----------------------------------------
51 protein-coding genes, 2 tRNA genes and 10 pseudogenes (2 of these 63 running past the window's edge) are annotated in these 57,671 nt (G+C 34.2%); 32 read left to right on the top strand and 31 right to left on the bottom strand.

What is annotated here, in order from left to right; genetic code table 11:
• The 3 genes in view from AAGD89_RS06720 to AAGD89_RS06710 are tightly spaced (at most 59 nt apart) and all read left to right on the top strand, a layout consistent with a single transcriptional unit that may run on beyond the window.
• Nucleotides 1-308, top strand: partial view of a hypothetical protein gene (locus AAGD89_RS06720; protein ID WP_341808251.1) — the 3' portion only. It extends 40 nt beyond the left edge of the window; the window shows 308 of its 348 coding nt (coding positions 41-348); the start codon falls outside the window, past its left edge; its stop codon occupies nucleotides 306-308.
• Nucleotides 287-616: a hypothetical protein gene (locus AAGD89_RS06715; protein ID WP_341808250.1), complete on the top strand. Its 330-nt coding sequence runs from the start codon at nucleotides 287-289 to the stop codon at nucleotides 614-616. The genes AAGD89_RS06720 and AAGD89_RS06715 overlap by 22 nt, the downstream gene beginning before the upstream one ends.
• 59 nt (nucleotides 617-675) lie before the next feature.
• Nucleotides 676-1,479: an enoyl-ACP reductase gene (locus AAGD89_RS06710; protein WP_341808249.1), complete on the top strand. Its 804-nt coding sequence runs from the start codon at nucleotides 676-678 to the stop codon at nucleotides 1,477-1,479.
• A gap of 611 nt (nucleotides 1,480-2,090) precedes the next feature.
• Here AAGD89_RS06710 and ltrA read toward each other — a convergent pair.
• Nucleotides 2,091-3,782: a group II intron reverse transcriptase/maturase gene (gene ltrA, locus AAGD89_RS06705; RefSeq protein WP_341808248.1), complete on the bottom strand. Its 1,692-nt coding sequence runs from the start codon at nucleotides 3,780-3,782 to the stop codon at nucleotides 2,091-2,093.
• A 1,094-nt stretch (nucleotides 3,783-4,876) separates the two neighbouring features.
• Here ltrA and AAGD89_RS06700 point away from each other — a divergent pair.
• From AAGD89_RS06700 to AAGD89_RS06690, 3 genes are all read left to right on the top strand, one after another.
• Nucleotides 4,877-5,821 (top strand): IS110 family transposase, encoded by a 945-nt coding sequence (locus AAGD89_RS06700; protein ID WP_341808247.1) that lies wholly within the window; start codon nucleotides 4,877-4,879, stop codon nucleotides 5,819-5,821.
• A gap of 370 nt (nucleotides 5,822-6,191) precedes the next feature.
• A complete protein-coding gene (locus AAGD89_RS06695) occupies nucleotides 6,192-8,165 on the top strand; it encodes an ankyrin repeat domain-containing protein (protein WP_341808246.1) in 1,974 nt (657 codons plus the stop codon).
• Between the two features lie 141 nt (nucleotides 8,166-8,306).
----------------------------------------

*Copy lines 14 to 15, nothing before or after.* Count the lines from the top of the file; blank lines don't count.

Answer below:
• Nucleotides 4,877-5,821 (top strand): IS110 family transposase, encoded by a 945-nt coding sequence (locus AAGD89_RS06700; protein ID WP_341808247.1) that lies wholly within the window; start codon nucleotides 4,877-4,879, stop codon nucleotides 5,819-5,821.
• A gap of 370 nt (nucleotides 5,822-6,191) precedes the next feature.